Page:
LeBron should go back to Cleveland.

I made this argument on a forum that I run, and so I’m going to make it here.

Here is my thing.  The Heat will be better than the Cavs will be if LBJ joins each of their sides: see Tom Haberstroh’s analysis, which includes WARP; the Heat project to 57-25 and the Cavs to 55-27.  The gap isn’t big, and LeBron has to be thinking beyond this year.  D-Wade is done as a full-time ass-kicker, and Bosh is either at or near his peak.  With the Cavs hounding Miller and Jesus Shuttlesworth with plans of bringing LeBron in, he will get the same deep shooting that he’s had in Miami ((and would the Heat have fared better with Miller last Finals?)) to help him out in spreading the floor.  Bosh is really the differentiator, because the Cavs don’t have someone of his caliber on the roster ((and I can’t fathom a way that they get Love without gutting the roster — Waiters, Thompson, and picks won’t be enough)), and none of Irving-Waiters-Wiggins-Thompson-Varejao are up to that level just yet ((or in AV’s case, anymore)).

But when you look at a WARP analysis and see two wins’ difference for this year with the promise of better things to come as Irving matures and Thompson-Wiggins-Waiters figure out the NBA, well you’re in luck, because all of your key non-LeBron players are going to be on rookie-cap or second-level contracts.  That’s just not the case in South Beach.  If LeBron has to think that he’s going to carry a team this season to a title while they figure it out, wouldn’t it make more sense for him to be carrying a team on the way up?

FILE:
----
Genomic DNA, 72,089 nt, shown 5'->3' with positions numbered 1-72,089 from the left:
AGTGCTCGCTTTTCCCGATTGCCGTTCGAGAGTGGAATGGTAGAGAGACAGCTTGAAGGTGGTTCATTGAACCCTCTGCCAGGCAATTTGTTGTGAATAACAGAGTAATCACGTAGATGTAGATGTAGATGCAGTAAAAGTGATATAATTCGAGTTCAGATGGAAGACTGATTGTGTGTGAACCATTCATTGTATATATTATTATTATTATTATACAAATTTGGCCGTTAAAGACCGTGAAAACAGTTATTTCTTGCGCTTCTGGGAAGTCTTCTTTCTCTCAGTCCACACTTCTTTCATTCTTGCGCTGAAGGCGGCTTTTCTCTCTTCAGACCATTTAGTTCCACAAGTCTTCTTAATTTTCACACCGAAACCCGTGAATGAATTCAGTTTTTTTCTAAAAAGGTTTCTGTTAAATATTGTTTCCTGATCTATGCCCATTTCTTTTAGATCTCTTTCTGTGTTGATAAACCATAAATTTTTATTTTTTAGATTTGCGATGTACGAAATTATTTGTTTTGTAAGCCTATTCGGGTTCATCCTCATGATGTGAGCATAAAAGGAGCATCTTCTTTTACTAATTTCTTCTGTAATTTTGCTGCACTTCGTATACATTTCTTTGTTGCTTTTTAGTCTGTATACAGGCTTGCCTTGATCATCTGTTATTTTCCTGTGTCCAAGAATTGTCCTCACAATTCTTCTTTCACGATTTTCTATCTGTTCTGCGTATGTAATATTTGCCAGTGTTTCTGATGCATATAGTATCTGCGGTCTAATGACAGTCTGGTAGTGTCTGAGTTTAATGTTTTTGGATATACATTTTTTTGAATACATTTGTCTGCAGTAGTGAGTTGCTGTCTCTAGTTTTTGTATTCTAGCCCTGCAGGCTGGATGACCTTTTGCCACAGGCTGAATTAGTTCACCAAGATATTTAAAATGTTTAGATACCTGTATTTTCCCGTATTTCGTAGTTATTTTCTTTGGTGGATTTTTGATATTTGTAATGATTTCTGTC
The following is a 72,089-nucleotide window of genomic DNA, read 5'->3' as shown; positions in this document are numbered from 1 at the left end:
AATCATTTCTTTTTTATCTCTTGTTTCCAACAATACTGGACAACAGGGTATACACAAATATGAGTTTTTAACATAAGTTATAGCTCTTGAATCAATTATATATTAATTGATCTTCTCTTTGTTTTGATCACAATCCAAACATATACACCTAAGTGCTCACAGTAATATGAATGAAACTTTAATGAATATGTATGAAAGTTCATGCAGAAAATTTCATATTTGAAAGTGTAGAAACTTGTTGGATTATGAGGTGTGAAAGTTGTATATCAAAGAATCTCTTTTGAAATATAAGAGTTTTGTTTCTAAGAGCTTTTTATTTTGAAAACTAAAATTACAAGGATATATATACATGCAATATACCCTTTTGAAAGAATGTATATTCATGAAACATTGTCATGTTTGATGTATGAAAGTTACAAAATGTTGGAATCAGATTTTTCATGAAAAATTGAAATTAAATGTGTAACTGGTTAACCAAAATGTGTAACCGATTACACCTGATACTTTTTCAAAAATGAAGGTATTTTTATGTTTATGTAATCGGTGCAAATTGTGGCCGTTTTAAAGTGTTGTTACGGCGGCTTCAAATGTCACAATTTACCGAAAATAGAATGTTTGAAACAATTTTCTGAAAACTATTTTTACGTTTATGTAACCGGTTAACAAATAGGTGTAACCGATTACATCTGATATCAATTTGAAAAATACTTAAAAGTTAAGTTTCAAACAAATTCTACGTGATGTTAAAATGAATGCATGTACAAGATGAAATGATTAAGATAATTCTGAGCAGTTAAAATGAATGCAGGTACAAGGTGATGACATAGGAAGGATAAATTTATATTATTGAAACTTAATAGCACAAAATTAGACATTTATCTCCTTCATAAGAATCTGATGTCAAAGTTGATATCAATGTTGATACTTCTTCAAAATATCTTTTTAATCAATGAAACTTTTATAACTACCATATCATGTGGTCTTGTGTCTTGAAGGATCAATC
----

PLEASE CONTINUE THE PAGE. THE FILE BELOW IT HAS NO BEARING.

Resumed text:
Even if LeBron gets paired with Bosh for four more years in Miami, big guys don’t age as well as wings, and Bosh already has a ton of minutes on his legs (28,602, 36.5 MPG career), and we’ve already seen what happened when the Big Three became the Big Two.  Bosh played less (32.0 MPG) last year, which is a good sign of Spo’s roster management ((even if the bench was weaker last year)).  But when you look at the guys near Bosh in Elo rankings, well, it’s not good.  Guys in that cohort seem to break down around his age: Walton, Zo, DeBusschere, Arizin.  While the guys in Miami are more known quantities, NBA players in their 30s age haphazardly.

Then there’s LeBron’s aging to account for.  LeBron has played 33276 minutes in 842 games, 39.5 MPG.  He’ll turn 30 this season, which will be his 12th in the NBA.  Take five seconds to look at him play basketball and you know that he’s an athletic gentleman without peer.  But a guy who plays that much during the regular season and 42.5 MPG in the playoffs, to say nothing of going deep into the playoffs ((coming up on two full NBA seasons)), needs some help.  He can carry his team for a year or two ((hell, he’s almost assured to be the best player on his team for seven or eight more years.  Don’t believe me?  Kevin fucking Garnett.)), but doesn’t he deserve some support at some point?  The Cavs, with younger players, are in a better position to give it.

I’ll be very curious to see what LeBron does.  I’m very surprised that Haberstroh did his analysis and appeared to come down so significantly on the Heat’s side when I just don’t think it’s that cut-and-dried.